Pope targets causes of poverty in World Peace Day message
Pope Benedict XVI has attacked financial greed, the arms race and unjust trade practices, which he identified as the root causes of poverty, in a document issued by the Vatican on Thursday.
The pontiff's words are contained in a message for the Roman Catholic Church's traditional January 1, World Day of Peace, which for 2009 is themed: Fighting Poverty to Build Peace, reported dpa.
In his most outspoken and detailed analysis of poverty since his 2005 election, Benedict also focused on the current food crisis which, according to United Nations data published this week, has increased the number of hungry people to almost 1 billion.
Hunger is not caused by a shortage of food, but rather "difficulty in gaining access to it and by different forms of speculation," the pontiff said.
As for the current financial crisis, Benedict said that global markets, which are dominated by developed nations, are based "upon short-term thinking which aims at increasing the value of financial operations and concentrates on the technical management of various forms of risk."
Instead greater co-operation is needed between rich and poor countries to establish fairer trade practices and support for "fighting crime and fostering a culture of legality," Benedict said.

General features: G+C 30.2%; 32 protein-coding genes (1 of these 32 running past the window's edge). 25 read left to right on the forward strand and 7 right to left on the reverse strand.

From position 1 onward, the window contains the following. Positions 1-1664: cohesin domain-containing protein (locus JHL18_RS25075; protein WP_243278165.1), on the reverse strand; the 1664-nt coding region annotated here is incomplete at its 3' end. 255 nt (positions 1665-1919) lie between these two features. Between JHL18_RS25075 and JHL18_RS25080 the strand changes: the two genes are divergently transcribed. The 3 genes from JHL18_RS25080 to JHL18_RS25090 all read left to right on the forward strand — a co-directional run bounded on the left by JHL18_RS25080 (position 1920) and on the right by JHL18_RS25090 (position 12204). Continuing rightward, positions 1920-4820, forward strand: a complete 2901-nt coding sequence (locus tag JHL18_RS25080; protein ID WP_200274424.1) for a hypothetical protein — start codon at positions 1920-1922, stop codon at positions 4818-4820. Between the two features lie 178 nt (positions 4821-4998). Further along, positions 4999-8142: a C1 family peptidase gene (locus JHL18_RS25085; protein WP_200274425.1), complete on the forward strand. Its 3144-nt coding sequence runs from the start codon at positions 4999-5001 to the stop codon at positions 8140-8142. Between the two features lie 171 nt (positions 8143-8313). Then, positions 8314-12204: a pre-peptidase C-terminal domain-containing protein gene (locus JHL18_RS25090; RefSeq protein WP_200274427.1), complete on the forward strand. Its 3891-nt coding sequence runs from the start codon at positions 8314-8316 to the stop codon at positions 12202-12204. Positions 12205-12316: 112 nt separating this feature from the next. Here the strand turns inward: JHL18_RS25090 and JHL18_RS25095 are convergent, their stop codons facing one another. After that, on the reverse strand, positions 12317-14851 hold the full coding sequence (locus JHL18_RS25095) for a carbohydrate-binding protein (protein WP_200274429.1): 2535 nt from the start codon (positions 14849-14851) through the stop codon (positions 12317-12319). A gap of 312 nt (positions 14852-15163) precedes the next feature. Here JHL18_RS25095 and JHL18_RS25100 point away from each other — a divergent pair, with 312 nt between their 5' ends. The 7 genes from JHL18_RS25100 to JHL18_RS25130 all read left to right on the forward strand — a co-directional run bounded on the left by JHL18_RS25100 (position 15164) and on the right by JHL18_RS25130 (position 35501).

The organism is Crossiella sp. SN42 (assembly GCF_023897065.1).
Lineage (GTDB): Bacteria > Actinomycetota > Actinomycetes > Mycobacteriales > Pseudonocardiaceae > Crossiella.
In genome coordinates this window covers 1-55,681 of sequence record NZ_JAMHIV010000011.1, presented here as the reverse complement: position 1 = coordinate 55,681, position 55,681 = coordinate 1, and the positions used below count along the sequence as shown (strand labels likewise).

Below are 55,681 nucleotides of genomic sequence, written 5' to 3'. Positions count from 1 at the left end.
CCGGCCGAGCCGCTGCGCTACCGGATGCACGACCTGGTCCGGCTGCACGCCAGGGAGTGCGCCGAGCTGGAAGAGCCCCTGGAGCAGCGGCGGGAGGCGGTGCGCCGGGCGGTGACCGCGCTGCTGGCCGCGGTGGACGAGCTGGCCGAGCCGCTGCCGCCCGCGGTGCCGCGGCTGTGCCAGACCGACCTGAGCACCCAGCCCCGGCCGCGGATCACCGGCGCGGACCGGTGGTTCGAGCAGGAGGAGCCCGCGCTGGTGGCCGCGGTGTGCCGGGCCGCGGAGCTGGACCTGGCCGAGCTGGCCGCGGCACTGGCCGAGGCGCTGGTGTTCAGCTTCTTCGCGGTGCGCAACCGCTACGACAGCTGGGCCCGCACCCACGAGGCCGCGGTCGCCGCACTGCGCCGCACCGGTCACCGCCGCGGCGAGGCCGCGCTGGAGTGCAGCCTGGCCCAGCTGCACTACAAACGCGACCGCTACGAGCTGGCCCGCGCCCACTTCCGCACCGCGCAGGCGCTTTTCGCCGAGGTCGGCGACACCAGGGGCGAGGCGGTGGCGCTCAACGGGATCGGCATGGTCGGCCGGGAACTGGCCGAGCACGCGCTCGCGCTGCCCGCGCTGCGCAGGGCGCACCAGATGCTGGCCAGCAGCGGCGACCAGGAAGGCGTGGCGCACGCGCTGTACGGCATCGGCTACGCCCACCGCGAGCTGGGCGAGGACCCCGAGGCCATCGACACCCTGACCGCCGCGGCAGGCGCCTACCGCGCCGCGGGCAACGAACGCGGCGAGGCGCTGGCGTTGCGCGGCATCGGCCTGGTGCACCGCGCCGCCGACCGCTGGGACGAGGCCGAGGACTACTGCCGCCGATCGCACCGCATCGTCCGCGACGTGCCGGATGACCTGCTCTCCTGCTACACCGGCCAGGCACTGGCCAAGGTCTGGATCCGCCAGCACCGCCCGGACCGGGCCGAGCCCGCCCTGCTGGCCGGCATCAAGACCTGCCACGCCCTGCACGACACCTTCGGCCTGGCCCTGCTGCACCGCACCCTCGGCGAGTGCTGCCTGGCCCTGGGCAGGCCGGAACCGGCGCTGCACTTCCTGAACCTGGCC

But the pontiff, in an apparent reference to communism and similar ideologies, warned against "the illusion that a policy of mere redistribution of existing wealth can definitively resolve" poverty.
"Wealth creation ... must be kept in mind if the fight against material poverty is to be effective in the long term," the pontiff said.
The pope also defined what he described as "moral and spiritual poverty," which, he suggested, is as widespread in the developed world as in poor nations.
In this context, Benedict defended the Catholic Church's opposition to abortion, and took issue with humanitarian groups who advocate the termination of pregnancy as a means to control population growth or to assert human rights.
"The extermination of millions of unborn children in the name of the fight against poverty, actually constitutes the destruction of the poorest of all human beings," Benedict said in the message.
Commenting on the pontiff's words, the head of the Vatican's social justice department, Cardinal Renato Raffaele Martino, said 45 million innocents" die because of abortion each year.
Benedict also referred to the fight against AIDS which he said could only be done effectively if "moral issues connected with the spread of the (HIV) virus are also addressed."
Referring to Catholic opposition to the use of condoms, including as a means to prevent the spread of AIDS, Martino said the Pope was again stressing a "sexual ethic" which for the Church sees sexual relations confined within marriage between men and women.